Summer Centered: Ruth Mercedes ’24 Plumbs the Archives to Unearth the Stories of Enslaved Individuals
In a summer internship with the Witness Stones Project, Mercedes is compiling primary source documents related to slavery and helping to craft a vision for how the stories they tell can be brought into the classroom.
Studying history at Haverford has opened Ruth Mercedes ’24 up to the power and purpose of an archive. She sees an archive as “a site of transformative justice”—an opportunity to give careful attention to and amplify the voices of those neglected by history as it’s traditionally been told.
At the Witness Stones Project, which aims to restore the history of and honor the humanity of enslaved individuals, Mercedes is working this summer to unearth the stories of the people “who shaped the communities we now live in,” she said. With support from the Hurford Center for the Arts and Humanities, she is conducting database research and visiting archives around Pennsylvania to tell the life stories of enslaved individuals by reviewing genealogical and census records, magazine and newspaper articles, and military rosters. In compiling and transcribing primary source documents related to slavery in the United States, she’s crafting a vision for how these documents and the stories they tell can be incorporated in the classroom to extend their educational reach.
“As an aspiring historian, I want to not only amplify those voices which have been historically silenced, but also open up the archive as a site of pedagogical power,” Mercedes said.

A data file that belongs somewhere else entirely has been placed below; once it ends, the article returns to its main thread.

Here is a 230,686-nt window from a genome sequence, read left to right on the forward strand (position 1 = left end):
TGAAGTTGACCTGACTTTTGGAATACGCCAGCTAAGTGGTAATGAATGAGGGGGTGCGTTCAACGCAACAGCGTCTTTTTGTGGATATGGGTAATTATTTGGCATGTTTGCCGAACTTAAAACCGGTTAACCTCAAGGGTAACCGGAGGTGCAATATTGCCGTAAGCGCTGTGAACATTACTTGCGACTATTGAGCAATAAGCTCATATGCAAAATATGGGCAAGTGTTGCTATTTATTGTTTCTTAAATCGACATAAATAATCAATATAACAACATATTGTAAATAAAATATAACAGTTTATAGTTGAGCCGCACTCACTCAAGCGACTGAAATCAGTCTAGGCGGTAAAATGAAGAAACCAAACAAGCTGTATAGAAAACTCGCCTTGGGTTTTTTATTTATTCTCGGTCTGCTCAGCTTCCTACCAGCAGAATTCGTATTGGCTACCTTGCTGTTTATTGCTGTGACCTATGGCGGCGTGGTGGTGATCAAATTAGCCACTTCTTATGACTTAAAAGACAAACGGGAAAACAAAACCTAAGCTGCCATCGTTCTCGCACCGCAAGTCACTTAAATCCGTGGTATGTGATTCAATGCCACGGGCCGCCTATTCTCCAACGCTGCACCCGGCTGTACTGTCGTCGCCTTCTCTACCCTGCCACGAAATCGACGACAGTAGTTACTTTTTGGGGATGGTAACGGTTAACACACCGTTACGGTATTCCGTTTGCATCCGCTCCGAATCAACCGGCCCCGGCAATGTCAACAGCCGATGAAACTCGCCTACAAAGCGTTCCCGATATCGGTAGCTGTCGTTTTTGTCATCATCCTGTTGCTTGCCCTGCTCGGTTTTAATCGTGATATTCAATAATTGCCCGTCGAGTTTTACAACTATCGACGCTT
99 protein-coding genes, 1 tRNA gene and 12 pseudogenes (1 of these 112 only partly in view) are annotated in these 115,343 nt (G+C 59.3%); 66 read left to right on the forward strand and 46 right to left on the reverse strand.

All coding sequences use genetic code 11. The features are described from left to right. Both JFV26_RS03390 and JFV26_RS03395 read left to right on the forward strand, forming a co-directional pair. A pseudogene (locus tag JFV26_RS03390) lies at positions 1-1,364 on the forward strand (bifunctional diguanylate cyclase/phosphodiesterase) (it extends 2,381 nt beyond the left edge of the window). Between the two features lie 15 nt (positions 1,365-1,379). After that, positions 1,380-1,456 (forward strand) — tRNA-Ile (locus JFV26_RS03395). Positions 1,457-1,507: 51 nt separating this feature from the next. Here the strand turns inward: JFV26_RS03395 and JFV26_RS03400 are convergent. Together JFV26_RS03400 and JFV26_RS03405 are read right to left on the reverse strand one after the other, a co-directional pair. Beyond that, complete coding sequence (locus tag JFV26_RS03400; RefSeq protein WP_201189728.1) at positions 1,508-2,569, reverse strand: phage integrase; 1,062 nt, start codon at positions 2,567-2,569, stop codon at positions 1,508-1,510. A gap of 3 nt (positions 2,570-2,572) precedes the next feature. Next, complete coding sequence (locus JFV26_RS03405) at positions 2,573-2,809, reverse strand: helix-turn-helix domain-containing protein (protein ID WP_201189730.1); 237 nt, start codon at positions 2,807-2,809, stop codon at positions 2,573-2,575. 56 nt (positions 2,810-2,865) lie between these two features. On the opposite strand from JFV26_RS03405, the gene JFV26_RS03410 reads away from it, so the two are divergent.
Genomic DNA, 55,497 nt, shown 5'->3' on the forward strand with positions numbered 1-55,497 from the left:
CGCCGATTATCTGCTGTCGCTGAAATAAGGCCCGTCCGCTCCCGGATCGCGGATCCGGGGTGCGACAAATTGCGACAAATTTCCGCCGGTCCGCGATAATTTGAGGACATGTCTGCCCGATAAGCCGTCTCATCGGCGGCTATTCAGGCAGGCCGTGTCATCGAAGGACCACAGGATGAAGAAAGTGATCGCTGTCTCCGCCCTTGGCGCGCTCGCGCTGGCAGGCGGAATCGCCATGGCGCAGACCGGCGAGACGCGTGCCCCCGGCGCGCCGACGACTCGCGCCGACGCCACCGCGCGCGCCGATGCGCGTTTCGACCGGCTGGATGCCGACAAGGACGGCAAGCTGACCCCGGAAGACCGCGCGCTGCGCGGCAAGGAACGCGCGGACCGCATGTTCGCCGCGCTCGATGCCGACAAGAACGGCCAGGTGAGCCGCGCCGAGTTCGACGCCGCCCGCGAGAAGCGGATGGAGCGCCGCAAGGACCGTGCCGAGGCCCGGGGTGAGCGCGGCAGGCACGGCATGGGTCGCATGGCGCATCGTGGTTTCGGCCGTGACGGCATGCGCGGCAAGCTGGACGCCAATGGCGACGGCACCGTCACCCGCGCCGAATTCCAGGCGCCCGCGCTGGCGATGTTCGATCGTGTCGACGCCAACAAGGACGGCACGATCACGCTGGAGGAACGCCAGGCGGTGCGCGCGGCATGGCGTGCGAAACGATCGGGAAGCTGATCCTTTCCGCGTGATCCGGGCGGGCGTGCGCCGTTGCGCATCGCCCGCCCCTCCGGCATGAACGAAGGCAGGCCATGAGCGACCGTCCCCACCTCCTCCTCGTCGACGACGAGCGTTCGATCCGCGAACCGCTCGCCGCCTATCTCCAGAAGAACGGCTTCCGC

Witness Stones, which started in Connecticut in 2017, works with partner schools to help students learn about the history of slavery in their own communities. To that end, Mercedes said, archives are a unique tool to show students materials that challenge their understanding of history and change their minds about what it means. By engaging with primary source documents, “students can both humanize the lives which are often dehumanized in textbooks and see history as more real and tangible,” she said.
Through the internship experience, Mercedes is exploring the intersection of her academic interests with civic engagement. Although the work she’s doing requires the type of research skills typically developed in academia, she’s focused on translating what she finds into the classroom, bringing the archives to life for students who haven’t yet been immersed in the world of higher education. All the while, she is tangling with the knowledge that slavery is a complicated and sensitive subject, even at a historical remove.
“This internship has given me the opportunity to see archival materials through a pedagogical lens and attempt to understand the difficulties involved in teaching students about a history which is not only nuanced, but is also being politicized today,” Mercedes said.
As she contemplates her own future in education—whether at the high school or university level—her time at Witness Stones has clarified for her the significance of this type of research, particularly on the history of slavery.
“Connecting students at all levels to the archive is key,” Mercedes said.